From Our Readers
November 03, 2014 7:00 am

Recently, while online shopping, I came across this shirt. While most pass this off as a harmless pun based off the 2008 hit “Blame It” by Jamie Foxx and T-Pain, I don’t find this much different from the “Eat Less” and “Depression” tees that sparked a huge controversy with Urban Outfitters not too long ago. Anxiety is a disease. It is a disorder that often accompanies depression. It is a disorder that can be genetic, but isn’t always. The bottom line is: when you have anxiety, you have zero control over your parasympathetic nervous system. You have zero say when it comes to entering a state of fight or flight, and it can be terrifying at times.

Having anxiety is like dreaming of falling and jerking yourself awake, but it never truly ends. You may have panic attacks because you’re running two minutes late, you may have panic attacks before going someplace new, you may even have a panic attack simply because you fear having a panic attack. It is not the nervousness you feel when talking to a cute boy for the first time. It is not the shyness you feel when being introduced to someone new. It is heart-racing, gut-wrenching, nauseating panic. It is going to bed with chest pains because your heart is pounding in your chest so hard, you thought you saw your shirt move, which only causes it to worsen because “That’s not normal, is something wrong with me? This is it. This is how it ends. I’ll probably die in my sleep if I go to bed now.” It is not cute. It is not trendy. It is a disease and it does not belong on a shirt. That is mockery, and it’s disrespectful.

Similar attitudes are directed towards other illnesses, such as ADD, OCD, Bipolar Disorder, and Schizophrenia, just to name a few. It isn’t fair for those who struggle, and there aren’t enough people speaking up about it. Nobody questions a man with a broken leg, because they can see the cast. But you know what they can’t see? They can’t see the struggles within us that we try to keep locked away. They can’t see the torment and frustration of being trapped within one’s own mind. When one speaks up about depression, they are adorned with phrases like “It will be OK,” and “Don’t be sad,” but people fail to recognize that people with depression can’t just choose to not feel that way. Their lack of serotonin chooses that for them.

When one opens up about having Bipolar Disorder, it’s “Oh, there’s nothing wrong with a little mood swing,” or “It’s just PMS, honey.” They don’t understand the weight of these things because we live in a world where “seeing is believing,” and even when they can see, when they can read journals or view evidence of self-harm, they don’t want to.. But it’s inconsiderate to ignore other people’s illnesses. By downplaying what people are going through, it fosters stigma, fear and a lack of openness—which may prevent people from getting the help they need.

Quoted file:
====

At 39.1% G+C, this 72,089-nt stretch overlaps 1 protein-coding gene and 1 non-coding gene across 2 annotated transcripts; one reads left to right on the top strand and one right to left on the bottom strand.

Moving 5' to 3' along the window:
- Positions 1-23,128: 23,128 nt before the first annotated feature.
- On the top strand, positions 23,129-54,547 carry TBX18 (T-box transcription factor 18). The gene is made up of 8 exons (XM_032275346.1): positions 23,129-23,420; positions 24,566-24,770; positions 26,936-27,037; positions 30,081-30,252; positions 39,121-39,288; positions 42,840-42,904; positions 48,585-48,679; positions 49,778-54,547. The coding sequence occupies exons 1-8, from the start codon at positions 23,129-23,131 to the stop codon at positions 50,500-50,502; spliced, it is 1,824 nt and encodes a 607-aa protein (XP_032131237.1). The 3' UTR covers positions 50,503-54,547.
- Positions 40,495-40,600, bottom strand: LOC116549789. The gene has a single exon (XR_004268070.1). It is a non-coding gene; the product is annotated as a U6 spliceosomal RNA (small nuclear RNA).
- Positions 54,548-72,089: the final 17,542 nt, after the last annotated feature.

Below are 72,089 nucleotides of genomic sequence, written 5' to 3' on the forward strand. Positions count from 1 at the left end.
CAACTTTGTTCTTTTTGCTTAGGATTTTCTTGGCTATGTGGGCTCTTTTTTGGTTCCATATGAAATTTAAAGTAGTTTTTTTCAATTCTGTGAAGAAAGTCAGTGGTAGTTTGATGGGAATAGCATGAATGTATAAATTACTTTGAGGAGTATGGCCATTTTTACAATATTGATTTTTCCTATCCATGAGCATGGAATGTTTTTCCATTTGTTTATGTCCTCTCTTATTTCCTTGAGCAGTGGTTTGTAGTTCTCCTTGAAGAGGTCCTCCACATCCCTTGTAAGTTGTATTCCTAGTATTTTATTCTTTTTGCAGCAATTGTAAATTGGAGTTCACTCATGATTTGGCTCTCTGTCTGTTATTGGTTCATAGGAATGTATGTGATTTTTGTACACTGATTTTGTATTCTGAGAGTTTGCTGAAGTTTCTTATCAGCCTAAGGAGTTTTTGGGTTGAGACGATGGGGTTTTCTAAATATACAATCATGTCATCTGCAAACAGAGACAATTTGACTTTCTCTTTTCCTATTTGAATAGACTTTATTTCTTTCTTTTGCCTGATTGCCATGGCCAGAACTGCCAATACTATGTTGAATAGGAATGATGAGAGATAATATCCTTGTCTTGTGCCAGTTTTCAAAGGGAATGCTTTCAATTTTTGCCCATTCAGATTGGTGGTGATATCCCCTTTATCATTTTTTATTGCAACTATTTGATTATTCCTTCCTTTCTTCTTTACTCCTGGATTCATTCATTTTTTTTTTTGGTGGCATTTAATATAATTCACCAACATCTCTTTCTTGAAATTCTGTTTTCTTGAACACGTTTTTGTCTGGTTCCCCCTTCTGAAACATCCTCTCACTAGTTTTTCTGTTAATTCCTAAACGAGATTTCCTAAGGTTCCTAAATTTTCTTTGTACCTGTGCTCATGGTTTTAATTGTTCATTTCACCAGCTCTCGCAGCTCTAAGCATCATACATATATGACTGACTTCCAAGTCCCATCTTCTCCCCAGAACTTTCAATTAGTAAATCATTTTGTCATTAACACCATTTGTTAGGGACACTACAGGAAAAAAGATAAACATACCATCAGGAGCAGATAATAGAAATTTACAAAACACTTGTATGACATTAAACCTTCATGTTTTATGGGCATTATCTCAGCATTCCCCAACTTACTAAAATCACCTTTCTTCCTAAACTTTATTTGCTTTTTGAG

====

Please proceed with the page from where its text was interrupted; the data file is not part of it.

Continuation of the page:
People are afraid to say things like “therapist” and “mental illness” and “suicide” out loud because of the almost taboo-like way society views them. They are afraid to speak up because they know that they will not be understood by their peers or loved ones. They are afraid to speak out because their illnesses are being made light of. They’re being put on t-shirts and made punchlines at the end of jokes that really aren’t funny. In turn, people are suffering in silence. People are dying.

The problem with mental illness is that those who suffer from it aren’t always taken seriously until it’s too late. We joke about their problem. We put it on T-shirts and use their disorders as memes online. We falsely diagnose ourselves in order to get our point across (for instance, saying “I have ADD,” just because you’re distracted by something other than what you’re supposed to be doing). We playfully use terms that make light of a serious condition. I know people don’t mean harm with their actions, but it’s time we change the conversation and stop mislabeling and misrepresenting mental illness as something joke-worthy, even if we’re doing it unintentionally. People with mental illness are suffering and we need to acknowledge their pain, not use it to sell T-shirts.

Chrislynn Collins is an undergrad at the University of North Texas. When she’s not binge-watching old episodes of Dexter or One Tree Hill, she’s usually binge-watching makeup tutorials on YouTube. She considers herself an advocate for mental illness, as well as anti-bullying. She believes the world needs more positivity in it. Being a big sister is her favorite thing in the world.

(Image via)

You May Like